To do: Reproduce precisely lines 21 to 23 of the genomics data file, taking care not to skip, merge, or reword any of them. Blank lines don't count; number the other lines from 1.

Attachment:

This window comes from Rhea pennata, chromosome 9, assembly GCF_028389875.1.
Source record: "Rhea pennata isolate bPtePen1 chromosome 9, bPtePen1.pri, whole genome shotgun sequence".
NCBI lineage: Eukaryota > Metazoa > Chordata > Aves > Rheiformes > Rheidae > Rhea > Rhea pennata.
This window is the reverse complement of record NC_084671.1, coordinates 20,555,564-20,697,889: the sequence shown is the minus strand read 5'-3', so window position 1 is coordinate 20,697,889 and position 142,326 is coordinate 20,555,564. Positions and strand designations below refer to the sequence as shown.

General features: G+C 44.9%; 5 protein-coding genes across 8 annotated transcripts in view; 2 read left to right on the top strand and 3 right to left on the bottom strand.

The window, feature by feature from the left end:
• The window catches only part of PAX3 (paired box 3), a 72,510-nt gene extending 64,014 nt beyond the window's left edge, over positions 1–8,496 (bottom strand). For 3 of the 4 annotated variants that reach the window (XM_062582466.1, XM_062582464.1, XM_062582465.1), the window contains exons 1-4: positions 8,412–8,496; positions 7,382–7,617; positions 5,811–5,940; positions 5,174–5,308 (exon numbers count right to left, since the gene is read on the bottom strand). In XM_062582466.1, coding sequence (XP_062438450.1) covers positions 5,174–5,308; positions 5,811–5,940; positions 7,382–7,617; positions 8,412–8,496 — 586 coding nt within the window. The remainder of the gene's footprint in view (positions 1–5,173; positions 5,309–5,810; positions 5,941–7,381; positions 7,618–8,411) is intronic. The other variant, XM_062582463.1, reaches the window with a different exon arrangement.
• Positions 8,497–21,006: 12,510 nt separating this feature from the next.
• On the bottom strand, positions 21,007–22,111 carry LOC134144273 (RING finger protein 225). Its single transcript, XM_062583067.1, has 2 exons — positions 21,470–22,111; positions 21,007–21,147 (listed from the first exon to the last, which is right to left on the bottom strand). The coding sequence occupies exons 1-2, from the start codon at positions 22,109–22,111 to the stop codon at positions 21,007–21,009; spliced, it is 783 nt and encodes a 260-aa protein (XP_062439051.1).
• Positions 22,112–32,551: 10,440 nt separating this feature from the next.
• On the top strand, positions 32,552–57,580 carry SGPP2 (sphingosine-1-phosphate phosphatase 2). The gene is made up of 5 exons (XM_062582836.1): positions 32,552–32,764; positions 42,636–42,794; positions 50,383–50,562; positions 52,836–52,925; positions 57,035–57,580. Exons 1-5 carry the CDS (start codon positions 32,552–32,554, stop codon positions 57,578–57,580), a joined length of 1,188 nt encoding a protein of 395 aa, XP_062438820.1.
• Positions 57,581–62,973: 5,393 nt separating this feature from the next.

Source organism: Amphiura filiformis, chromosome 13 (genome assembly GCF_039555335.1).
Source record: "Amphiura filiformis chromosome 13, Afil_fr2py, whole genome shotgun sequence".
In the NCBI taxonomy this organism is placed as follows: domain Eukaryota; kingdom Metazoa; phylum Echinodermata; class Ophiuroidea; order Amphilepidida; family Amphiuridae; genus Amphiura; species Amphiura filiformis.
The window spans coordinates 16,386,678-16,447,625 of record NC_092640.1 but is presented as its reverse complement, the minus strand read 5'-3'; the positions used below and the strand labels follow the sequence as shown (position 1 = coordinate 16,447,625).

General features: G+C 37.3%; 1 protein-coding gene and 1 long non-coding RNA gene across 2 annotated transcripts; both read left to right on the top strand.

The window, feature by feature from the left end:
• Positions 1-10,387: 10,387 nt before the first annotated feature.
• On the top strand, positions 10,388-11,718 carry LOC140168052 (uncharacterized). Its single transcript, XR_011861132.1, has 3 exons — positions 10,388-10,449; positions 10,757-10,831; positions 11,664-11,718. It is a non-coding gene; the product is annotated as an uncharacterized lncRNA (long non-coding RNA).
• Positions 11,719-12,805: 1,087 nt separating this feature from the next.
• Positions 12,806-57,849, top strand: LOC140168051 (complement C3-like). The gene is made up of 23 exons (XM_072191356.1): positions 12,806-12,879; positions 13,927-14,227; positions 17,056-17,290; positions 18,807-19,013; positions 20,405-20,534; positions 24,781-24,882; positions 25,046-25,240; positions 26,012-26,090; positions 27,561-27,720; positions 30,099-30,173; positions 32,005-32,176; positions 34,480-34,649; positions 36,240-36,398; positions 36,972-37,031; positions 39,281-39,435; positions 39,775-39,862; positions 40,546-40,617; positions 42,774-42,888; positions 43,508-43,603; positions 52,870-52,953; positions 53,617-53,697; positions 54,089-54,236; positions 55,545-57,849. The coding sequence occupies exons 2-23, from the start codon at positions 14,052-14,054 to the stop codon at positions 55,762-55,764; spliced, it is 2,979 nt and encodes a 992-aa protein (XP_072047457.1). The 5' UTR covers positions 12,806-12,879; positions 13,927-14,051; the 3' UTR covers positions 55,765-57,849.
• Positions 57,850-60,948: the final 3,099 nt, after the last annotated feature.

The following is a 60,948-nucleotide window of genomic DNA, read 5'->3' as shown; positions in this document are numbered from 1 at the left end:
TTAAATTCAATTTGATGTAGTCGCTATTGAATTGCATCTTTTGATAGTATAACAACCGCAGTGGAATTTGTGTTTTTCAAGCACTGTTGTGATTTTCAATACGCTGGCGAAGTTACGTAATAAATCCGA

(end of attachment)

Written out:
• Positions 11,719-12,805: 1,087 nt separating this feature from the next.
• Positions 12,806-57,849, top strand: LOC140168051 (complement C3-like). The gene is made up of 23 exons (XM_072191356.1): positions 12,806-12,879; positions 13,927-14,227; positions 17,056-17,290; positions 18,807-19,013; positions 20,405-20,534; positions 24,781-24,882; positions 25,046-25,240; positions 26,012-26,090; positions 27,561-27,720; positions 30,099-30,173; positions 32,005-32,176; positions 34,480-34,649; positions 36,240-36,398; positions 36,972-37,031; positions 39,281-39,435; positions 39,775-39,862; positions 40,546-40,617; positions 42,774-42,888; positions 43,508-43,603; positions 52,870-52,953; positions 53,617-53,697; positions 54,089-54,236; positions 55,545-57,849. The coding sequence occupies exons 2-23, from the start codon at positions 14,052-14,054 to the stop codon at positions 55,762-55,764; spliced, it is 2,979 nt and encodes a 992-aa protein (XP_072047457.1). The 5' UTR covers positions 12,806-12,879; positions 13,927-14,051; the 3' UTR covers positions 55,765-57,849.
• Positions 57,850-60,948: the final 3,099 nt, after the last annotated feature.